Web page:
FIELD OF THE INVENTION

The present invention is related to a cinema camera system, and more particularly to a digital cinema camera system that is capable of recording images at variable speed and resolution.

BACKGROUND

There has been a lot of interest in using digital cameras for cinematography. One problem with the digital cameras is that there is a minimum readout time associated with an imager (e.g., CCD). Hence, there is a limit to how fast a digital camera can record a sequence of images at higher resolutions and/or color depths. Therefore, there is a need for a digital cinema camera that can be used for making movies at a higher resolution and/or color depths than current hardware can support. By way of example, for slow motion video, from 48 frames per second (fps) to about 500 fps can be filmed easily using conventional film emulsion. Current technology imagers generally cannot support such high speed “filming” at the desired resolution. Further, an advanced digital cinema camera should also support recording images at variable speed and/or resolution.

Another factor that should be considered when using digital cameras for movie making is the amount of memory required to store image data, and the time it takes to read the image data from the memory for storage or for downsizing them to view as a lower resolution image. If the amount of data storage is limited to the memory available on the digital camera, the duration of high speed recording of images would be very short.

Therefore, it is desirable to provide a digital cinema camera system that can support recording images at variable speed, high resolution and high color depth, while simultaneously downsizing and storing the image stream for viewing at a lower resolution.

SUMMARY

In an exemplary embodiment of the present invention, a digital camera includes a plurality of imagers and a plurality of shutters mounted radially on a frame. A beam splitter disposed at a center of the frame rotates to provide an input optical beam sequentially to the plurality of imagers. When the input optical beam is aligned with a particular one of the imagers, a corresponding one of the shutters is triggered to apply the optical beam on the particular one of the imagers. The image streams generated by the imagers are first stored in RAM as image data, and then transferred to a hard disk drive disposed in a removable magazine. This way, the magazine can be replaced with a new magazine, and the image data can remain in the removed magazine, while new image data is being stored in the new magazine. The RAM should be a very high speed RAM, for example. Further, the hard disk drive may include an array of hard disk drives. In addition, the frame may have a generally regular polygonal, circular, cylindrical or spherical shape.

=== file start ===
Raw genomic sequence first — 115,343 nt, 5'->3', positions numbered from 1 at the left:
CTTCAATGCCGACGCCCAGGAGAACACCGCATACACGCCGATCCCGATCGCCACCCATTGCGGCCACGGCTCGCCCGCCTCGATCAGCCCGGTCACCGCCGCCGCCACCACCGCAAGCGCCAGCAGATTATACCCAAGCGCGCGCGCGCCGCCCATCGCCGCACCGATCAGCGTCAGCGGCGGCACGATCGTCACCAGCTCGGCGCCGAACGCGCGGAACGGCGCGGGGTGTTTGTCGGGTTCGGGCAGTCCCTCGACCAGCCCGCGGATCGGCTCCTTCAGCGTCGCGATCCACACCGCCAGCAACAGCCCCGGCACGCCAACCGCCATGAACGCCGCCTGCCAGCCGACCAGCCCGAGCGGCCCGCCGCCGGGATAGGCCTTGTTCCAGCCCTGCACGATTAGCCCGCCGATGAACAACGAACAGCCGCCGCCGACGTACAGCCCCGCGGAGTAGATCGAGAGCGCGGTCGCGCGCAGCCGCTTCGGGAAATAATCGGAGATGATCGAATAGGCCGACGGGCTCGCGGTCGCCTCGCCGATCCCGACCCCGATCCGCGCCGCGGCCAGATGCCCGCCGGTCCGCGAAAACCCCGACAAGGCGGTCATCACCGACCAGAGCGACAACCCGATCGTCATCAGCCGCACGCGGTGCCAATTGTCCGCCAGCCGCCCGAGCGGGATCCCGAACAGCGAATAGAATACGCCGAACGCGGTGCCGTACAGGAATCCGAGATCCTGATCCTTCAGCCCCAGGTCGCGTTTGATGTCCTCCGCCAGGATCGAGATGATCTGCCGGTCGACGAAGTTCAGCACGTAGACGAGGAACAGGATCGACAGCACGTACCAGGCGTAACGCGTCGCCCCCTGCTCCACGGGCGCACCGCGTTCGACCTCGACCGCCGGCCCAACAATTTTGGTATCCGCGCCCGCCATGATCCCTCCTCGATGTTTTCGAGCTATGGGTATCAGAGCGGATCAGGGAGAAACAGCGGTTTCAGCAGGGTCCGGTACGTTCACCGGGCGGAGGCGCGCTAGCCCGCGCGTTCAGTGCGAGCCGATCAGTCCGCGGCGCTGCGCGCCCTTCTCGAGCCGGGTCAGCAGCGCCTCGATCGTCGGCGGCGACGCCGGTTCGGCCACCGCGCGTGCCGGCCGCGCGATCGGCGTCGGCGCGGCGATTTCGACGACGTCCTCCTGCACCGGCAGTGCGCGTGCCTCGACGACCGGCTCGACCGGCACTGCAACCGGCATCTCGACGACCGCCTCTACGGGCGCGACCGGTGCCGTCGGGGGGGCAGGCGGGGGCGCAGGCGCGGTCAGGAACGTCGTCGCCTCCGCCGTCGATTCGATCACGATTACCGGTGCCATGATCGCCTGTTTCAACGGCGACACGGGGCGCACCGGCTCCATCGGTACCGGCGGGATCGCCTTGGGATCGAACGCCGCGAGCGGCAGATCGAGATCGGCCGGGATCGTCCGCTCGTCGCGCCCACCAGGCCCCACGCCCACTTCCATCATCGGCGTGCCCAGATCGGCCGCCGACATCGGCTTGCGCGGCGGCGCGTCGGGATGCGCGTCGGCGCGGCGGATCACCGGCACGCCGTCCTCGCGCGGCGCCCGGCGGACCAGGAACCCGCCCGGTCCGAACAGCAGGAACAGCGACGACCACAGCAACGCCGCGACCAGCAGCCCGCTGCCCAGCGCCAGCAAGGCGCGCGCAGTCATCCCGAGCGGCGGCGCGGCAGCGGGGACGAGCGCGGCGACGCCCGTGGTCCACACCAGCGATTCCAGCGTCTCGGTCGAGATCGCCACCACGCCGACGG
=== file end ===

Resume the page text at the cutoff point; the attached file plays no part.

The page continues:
In another exemplary embodiment of the present invention, a method of making a cinema is provided. The method includes rotating a beam splitter about a center optical axis of a digital camera having a plurality of imagers mounted radially on a frame, such that an optical beam from the beam splitter is provided sequentially to the imagers as the beam splitter rotates, to generate image data. The image data is then stored in RAM, and transferred into a hard disk disposed in a removable magazine. The image data from the imagers are interleaved and post processed to produce the cinema. For example, the images may be interleaved and post processed outside the camera to produce the cinema.

These and other aspects of the invention will be more readily comprehended in view of the discussion herein and accompanying drawings.

BRIEF DESCRIPTION OF THE DRAWINGS

FIG. 1 is a simplified cut-away view of a digital cinema camera in one exemplary embodiment of the present invention;

FIG. 2 is a simplified front view of imagers and shutters mounted radially on a frame, as seen from the front of the camera of FIG. 1;

FIG. 3 is a simplified side view of the camera as seen in the direction 3-3 of FIG. 2;

FIGS. 4A-4H illustrate the rotation of the beam splitter, and the corresponding operation of the shutters;

FIG. 5 illustrates imager orientation angles based on their radial angle positioning within the camera body;

FIG. 6 illustrates a simplified imager adjustment system for aligning the imagers;

FIG. 7 illustrates a process of aligning imagers;

FIG. 8 is a block diagram illustrating the camera electronics, where N imagers are used;

FIG. 9 illustrates storage and conversion of the images from the imagers; and

FIG. 10 is a flow diagram illustrating post-processing of the image streams in an exemplary embodiment according to the present invention.

DETAILED DESCRIPTION